This time we only made one travois, and we worked together to pull it up the hill. Even so, it was all we could manage and we found ourselves stopping every fifty feet to rest. What was a fifteen-minute walk with a light pack became a three-hour ordeal, just for that one load. Our breath came in ragged gasps, leaving our throats raw. Our thighs burned and our lungs felt as if they would burst. The day before, as we wandered in the woods and lay about camp, the years had melted away and it felt as if we were kids again. Today, hauling that damned travois, our sixty years apiece were stacked on top of the load, making it that much heavier.

Finally, we hove into sight of the truck. It wasn’t close, but we could see it through the trees.

“Just drive it down here,” Robert wheezed.

I looked doubtfully at the overhanging branches and the fallen logs which crisscrossed the road in front of us.

“I can’t drive the truck through that mess,” I said. “We’ll have to clear it.”

Robert pulled the axe and the bucksaw from the loaded travois and we set to work. It took about a half an hour to clear enough debris from the road that I felt I could bring the truck closer. It was hard work but it wasn’t dragging the travois.

We made the road passable to a wide spot where I could turn around, about one-hundred and fifty feet from where we had left the travois. That sounds pretty close, but it was up a steep section and would still require three rest stops for us to make it that far. With some reluctance, I carefully backed the truck a little farther down the road. We were able to drag the travois the last fifty feet and soon had it unpacked and loaded in the truck.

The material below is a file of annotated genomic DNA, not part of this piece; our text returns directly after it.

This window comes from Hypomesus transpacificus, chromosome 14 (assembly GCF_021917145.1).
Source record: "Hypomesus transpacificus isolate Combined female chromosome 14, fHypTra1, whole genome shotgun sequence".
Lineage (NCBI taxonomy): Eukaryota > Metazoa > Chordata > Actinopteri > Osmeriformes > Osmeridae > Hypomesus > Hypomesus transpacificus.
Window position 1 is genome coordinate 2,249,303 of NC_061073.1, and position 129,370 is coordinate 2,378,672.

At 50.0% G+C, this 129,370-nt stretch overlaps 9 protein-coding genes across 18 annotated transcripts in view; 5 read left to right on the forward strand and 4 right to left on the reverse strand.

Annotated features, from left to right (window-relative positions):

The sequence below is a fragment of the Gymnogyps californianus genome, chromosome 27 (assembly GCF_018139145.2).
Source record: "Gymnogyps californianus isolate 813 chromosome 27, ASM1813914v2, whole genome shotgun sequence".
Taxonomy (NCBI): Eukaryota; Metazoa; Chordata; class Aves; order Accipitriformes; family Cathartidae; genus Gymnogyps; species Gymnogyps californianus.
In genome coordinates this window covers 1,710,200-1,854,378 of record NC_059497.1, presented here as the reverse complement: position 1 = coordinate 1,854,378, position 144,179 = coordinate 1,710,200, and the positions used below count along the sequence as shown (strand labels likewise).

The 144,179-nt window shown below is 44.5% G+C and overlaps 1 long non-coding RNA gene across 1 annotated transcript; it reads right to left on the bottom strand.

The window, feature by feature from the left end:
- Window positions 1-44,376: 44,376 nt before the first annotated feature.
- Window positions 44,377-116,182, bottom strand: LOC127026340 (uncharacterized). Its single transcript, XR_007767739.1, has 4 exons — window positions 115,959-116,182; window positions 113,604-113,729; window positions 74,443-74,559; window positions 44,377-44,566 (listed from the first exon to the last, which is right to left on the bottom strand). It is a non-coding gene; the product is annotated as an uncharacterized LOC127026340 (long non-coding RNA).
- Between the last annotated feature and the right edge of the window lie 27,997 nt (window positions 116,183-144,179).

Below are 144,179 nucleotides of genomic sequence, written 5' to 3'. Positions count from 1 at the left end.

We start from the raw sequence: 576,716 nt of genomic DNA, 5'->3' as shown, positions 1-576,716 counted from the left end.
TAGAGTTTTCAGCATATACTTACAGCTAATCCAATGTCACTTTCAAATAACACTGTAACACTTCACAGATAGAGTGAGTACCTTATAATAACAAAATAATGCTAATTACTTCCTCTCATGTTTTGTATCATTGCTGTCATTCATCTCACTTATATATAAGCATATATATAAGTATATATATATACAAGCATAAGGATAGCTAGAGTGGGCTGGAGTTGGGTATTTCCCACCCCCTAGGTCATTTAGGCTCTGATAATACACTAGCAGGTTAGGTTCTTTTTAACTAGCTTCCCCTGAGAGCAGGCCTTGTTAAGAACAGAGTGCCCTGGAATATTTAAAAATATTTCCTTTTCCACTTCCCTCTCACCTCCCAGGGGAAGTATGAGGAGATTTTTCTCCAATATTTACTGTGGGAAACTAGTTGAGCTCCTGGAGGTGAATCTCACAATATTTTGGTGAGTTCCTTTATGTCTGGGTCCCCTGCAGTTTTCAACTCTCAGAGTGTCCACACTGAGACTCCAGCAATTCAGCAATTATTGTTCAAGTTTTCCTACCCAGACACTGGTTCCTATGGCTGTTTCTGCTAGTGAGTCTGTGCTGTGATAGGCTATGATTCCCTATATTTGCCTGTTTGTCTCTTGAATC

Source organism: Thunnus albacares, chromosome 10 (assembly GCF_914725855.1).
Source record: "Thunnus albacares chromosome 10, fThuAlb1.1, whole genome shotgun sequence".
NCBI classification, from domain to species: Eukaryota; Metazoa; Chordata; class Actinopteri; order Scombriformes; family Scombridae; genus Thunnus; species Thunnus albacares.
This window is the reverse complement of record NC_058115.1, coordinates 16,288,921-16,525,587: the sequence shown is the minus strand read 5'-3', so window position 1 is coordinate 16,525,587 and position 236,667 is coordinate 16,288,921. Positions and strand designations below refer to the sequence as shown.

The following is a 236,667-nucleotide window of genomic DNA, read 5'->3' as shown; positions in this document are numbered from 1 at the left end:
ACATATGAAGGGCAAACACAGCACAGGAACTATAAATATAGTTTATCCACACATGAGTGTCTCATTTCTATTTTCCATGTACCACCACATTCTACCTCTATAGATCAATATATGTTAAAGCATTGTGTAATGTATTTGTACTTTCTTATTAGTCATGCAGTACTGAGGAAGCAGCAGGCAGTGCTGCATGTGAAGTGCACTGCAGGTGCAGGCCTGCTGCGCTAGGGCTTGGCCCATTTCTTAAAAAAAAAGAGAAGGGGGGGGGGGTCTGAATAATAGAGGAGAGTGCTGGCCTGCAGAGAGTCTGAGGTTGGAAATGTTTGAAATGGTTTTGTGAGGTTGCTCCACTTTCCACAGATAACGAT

Of course, we still had the rest of the gear to hump out in our backpacks. Robert started walking down the hill, while I pulled up to the wide spot so I could park the truck without blocking the road. Rob came back when he heard me swearing. I had only gone a couple of car-lengths when a fallen tree speared my truck. It took out the front fender and part of the bumper. The right front corner was crumpled and shards of broken plastic hung from the wheel.  Damn.

I pulled the broken pieces off and tossed them in the truck bed. There was nothing else to do so we shouldered our empty packs and went back to the campsite for another load. By this time, it was getting late. Not wanting to make another trip, we stuffed our packs to overflowing. We managed to get everything out, carrying in our arms what didn’t fit into the packs and taking turns dragging that heavy steel box behind us.

Exhausted, we tossed our loads in the truck and I managed to get back to the main road without hitting anything else. Just as we were leaving, a bear ran in front of us. I watched it retreat through the brush, a huge wall of black fur pushing through the vine maple. I guess I probably did hear something the other night.

I’m not a slow study, and I can learn from my mistakes, but sometimes it takes a reminder. Hauling that travois was certainly a reminder. Still, we had a marvelous time. I’m sitting in the library now, sipping tea in front of the fire. In an hour or so I will go to work. The tipi camp seems like ancient history and a lot farther away than four or five miles. I look forward to the next time, when we will drive all the way into camp and we won’t, by God, forget the beer!